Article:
You need ceramic food dishes so they are heavy enough for the hedgehog to not tip over, I love these ones! You can also use these dishes for water, but know that hedgehogs are very messy and if you have disposable bedding, it will get in the water dish and you’ll have to likely give fresh water daily, which isn’t a bad thing. To save on some space in his cage, I have chosen to use a glass water bottle which I like very much and so does he.
To be completely honest, when we brought Sonic home, I thought that I didn’t need to provide him with an external heat source. I figured that since our house is heated, the hedgehog should be just fine. He lives in the big boys’ room, and that’s the coolest room upstairs, so I did bring a space heater up to turn on when we had our air conditioner running. Then I started watching more videos (I’m a very visual learner) on hedgehog heating, and realized how essential it is to their well-being to be provided with safe and proper heating options. I bought him a ceramic heat emitter dome (8.5″-10″) with infared ceramic heat emitter bulbs (100w – 150w) so as to not provide him with extra light at nighttime.
Silly me, I also thought I could get away with just a thermometer and a heat lamp…but this also made my anxiety run high checking the thermometer multiple times daily making sure I didn’t fry or freeze Sonic. Take it from me—make sure you have the CHE dome, bulb and thermostat when you bring your hedgehog home for peace of mind. I got this Inkbird one, as it was limited what was available to me online in Canada, and I am very happy with it. It plugs right into the wall and is easy to set up and control. Many hedgehog owners recommend this one too.
I do have a digital thermometer probe, though I can honestly say I’m not sure why it is needed, as my thermostat has a thermometer probe as well, but the experts tell me I need it, so I have it. My thermometer and thermostat are regularly about 2ºC off from each other, so I just pick the number in between and keep him in the warm range! If you’re wanting a digital thermometer, be sure to grab this one.
Hedgehogs are burrowers and need a place(s) to hide to sleep. I have found Sonic loves his sheepskin tunnel the most, and I am wanting to get him a fleece snuggle sack too, but they run on the more expensive side and are sold on Etsy. We do have a straw hut for him, and his cage came with a log hideout that he loves, but it isn’t recommended to have either of these materials as they cannot properly be cleaned. I haven’t seen evidence of him urinating or pooping in his hideouts, so I can’t honestly give a reason why I’d have to clean them. These igloos are a popular hideaway for hedgies.
Bet you didn’t know that you need to give your hedgehog a bath, did you? If you did, good on you…this one surprised me! They are actually very messy little things, as they defecate and urinate while they run on their wheel, and then their feet and bellies can get dirty too. You can use special hedgehog soap, or you can just go to any grocery store or drug store and buy Aveeno baby oatmeal wash, like I do; you also need a soft toothbrush to wash their spines. Do not use anything labelled as shampoo, or you can dry out your hedgie’s skin. I had an extra pair of baby nail clippers and they work just great to clip Sonic’s nails. They need to be trimmed or they can curl under and grow into their feet. Ouch!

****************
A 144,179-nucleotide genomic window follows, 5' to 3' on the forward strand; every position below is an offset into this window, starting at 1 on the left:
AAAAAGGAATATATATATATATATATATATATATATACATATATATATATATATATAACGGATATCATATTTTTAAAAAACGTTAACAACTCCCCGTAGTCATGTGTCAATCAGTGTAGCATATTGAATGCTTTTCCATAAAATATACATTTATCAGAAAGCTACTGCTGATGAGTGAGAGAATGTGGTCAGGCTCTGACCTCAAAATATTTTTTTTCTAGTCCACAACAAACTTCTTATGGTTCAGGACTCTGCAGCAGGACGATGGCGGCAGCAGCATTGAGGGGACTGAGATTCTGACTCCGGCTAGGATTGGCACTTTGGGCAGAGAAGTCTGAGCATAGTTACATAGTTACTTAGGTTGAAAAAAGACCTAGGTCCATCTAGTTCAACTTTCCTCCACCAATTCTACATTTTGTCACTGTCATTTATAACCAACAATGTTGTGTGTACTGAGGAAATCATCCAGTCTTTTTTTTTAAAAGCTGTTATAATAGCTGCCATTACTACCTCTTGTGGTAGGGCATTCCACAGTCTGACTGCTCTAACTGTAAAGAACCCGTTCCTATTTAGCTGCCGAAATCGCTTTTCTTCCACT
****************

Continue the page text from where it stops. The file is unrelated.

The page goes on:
Suggested Accessory Items for Hedgehogs
These items are on the secondary purchase list. Save up for when you have some extra money to spend on your hedgehog, other things can do in a bind.
I love our little pet carrier. It was extremely affordable at only $15 and I used it to transport Sonic to school for show and tell! It’s just big enough for some bedding and a hideaway. Good to be able to take your hedgehog to the vet or anywhere else you may need to go. A small plastic bin with ventalation would work well as an alternate.
My mom wanted to gift Braden with something for his new hedgehog, so I suggested this cuddle carry bag. It’s a great way to bond with your hedgehog, especially for kids. It seems like a tight fit for a hedgehog, but once they get in and curl up, it’s perfect!
I recently bought a playpen for Sonic for when we travel. So far when we’ve gone outside he has been skittish and sticks close to us, so I’m not worried that he will be running away at this point. However, it is my goal to take him with us on our summer vacation, and this playpen will be very easy to transport and to use as a temporary cage for him.
I really like to immerse myself in learning about new things in my life, and these resources have been wonderful in learning about hedgehogs. I am, by no means, an expert, but I’m learning a ton and I am confident that my knowledge of hedgehogs is enough to provide our Sonic with a healthy and happy life!
Final Thoughts on Hedgehogs as Pets
There is a saying I’ve come across over and over again in the hedgie community which is “if you can’t afford a vet, don’t get the pet”. Hedgehogs are an exotic animal, which requires a specialized exotic vet, which can cost a lot of money. I am very lucky that in our smaller town, there is a vet who will see our hedgehog, as recommended by a friend in the area who has had hedgehogs for years. Otherwise, we’d have a 2 hour round trip to the city to see a vet.
I don’t think hedgehogs would be an appropriate pet for anyone younger than 8 years of age. They are quite big to handle for small hands and it takes some bravery to bond and be able to handle these little animals at first. Braden is almost 8.5 years old and he has done very well in caring for his hedgehog, but I’ll be honest and say I do the brunt of the work. I bathe Sonic and clip his nails, at this stage I am the one who cleans his wheel on a weekly basis. Braden feeds Sonic and spot cleans his cage, dumps out the bedding as needed and adds more. A hedgehog is not an appropriate pet for a child unless you are willing to do most of the work and take the time to bond with them and help your child learn. The start up costs are quite high, but maintenance for a healthy hedgie is very affordable! Remember, they are nocturnal, so your children won’t get to see or spend too much time with your hedgehog.
If you have any questions, or are a seasoned hedgehog owner and see any misinformation or have information I should add, please let me know! Disclosure, as always, is that I am not an expert or a vet, so please seek expert medical attention if you have concerns about your hedgehog.